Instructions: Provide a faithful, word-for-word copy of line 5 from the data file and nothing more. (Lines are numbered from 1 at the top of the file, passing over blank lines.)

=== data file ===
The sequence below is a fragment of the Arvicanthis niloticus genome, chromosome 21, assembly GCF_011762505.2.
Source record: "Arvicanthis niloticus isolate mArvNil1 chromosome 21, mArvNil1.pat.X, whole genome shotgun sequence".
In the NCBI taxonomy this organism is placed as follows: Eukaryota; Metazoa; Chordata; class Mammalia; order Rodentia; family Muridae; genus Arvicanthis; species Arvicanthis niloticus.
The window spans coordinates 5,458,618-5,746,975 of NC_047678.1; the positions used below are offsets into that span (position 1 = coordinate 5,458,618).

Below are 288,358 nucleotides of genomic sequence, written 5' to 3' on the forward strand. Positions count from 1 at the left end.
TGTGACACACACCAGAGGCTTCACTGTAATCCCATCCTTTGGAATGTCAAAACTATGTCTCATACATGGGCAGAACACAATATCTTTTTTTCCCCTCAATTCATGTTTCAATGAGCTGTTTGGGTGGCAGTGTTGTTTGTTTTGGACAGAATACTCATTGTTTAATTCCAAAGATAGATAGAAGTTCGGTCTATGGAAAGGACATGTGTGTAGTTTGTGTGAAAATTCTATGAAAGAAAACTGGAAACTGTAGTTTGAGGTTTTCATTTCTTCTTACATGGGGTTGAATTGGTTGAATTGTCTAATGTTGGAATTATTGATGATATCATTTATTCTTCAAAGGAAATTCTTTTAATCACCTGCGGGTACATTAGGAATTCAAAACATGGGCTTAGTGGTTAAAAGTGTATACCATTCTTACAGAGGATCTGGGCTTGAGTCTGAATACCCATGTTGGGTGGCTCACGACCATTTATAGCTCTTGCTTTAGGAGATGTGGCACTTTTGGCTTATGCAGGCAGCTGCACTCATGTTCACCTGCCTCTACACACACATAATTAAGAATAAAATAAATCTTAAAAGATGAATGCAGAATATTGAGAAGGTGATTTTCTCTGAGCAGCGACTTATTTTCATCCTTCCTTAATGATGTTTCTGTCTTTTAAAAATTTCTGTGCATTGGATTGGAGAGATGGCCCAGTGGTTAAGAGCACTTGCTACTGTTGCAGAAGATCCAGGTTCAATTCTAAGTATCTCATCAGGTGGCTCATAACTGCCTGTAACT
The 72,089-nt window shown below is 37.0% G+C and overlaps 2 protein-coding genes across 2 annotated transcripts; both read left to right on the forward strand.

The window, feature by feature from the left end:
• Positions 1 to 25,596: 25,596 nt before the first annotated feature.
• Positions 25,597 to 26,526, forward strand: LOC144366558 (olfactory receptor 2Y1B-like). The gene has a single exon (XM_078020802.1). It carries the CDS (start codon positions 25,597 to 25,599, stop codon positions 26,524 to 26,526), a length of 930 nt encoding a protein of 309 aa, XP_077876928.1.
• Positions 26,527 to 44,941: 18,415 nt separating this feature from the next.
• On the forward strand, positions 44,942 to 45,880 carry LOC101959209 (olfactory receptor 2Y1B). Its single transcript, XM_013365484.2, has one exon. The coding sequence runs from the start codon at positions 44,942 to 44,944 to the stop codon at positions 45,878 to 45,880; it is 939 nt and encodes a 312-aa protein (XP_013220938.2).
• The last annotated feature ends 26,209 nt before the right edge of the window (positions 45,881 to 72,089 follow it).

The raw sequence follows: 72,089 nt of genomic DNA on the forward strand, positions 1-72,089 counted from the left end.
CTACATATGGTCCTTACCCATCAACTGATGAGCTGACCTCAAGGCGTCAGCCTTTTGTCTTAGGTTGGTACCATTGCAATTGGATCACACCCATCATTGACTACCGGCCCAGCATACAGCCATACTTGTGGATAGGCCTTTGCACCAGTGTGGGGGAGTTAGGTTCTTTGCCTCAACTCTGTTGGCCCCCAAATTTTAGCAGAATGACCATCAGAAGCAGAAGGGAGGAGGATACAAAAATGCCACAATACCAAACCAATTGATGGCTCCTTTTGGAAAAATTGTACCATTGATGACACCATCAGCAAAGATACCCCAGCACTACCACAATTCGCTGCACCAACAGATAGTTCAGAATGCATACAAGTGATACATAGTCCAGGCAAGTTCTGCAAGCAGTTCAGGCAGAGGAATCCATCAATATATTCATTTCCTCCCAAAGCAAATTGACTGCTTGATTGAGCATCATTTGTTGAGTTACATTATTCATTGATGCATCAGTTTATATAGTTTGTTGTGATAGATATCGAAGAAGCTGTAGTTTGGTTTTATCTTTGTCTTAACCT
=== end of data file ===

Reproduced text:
Below are 288,358 nucleotides of genomic sequence, written 5' to 3' on the forward strand. Positions count from 1 at the left end.